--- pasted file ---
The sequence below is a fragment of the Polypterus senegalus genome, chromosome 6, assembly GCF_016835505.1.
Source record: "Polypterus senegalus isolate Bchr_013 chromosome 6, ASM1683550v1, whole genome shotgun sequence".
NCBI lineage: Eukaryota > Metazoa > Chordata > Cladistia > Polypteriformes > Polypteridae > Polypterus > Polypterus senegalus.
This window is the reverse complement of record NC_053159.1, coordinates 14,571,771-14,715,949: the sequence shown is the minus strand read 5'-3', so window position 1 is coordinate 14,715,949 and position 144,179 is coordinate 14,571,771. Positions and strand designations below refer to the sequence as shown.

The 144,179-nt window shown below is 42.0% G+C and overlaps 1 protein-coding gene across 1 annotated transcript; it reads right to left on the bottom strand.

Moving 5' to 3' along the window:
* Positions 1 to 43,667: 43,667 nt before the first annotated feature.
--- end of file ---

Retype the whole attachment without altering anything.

The sequence below is a fragment of the Polypterus senegalus genome, chromosome 6, assembly GCF_016835505.1.
Source record: "Polypterus senegalus isolate Bchr_013 chromosome 6, ASM1683550v1, whole genome shotgun sequence".
NCBI lineage: Eukaryota > Metazoa > Chordata > Cladistia > Polypteriformes > Polypteridae > Polypterus > Polypterus senegalus.
This window is the reverse complement of record NC_053159.1, coordinates 14,571,771-14,715,949: the sequence shown is the minus strand read 5'-3', so window position 1 is coordinate 14,715,949 and position 144,179 is coordinate 14,571,771. Positions and strand designations below refer to the sequence as shown.

The 144,179-nt window shown below is 42.0% G+C and overlaps 1 protein-coding gene across 1 annotated transcript; it reads right to left on the bottom strand.

Moving 5' to 3' along the window:
* Positions 1 to 43,667: 43,667 nt before the first annotated feature.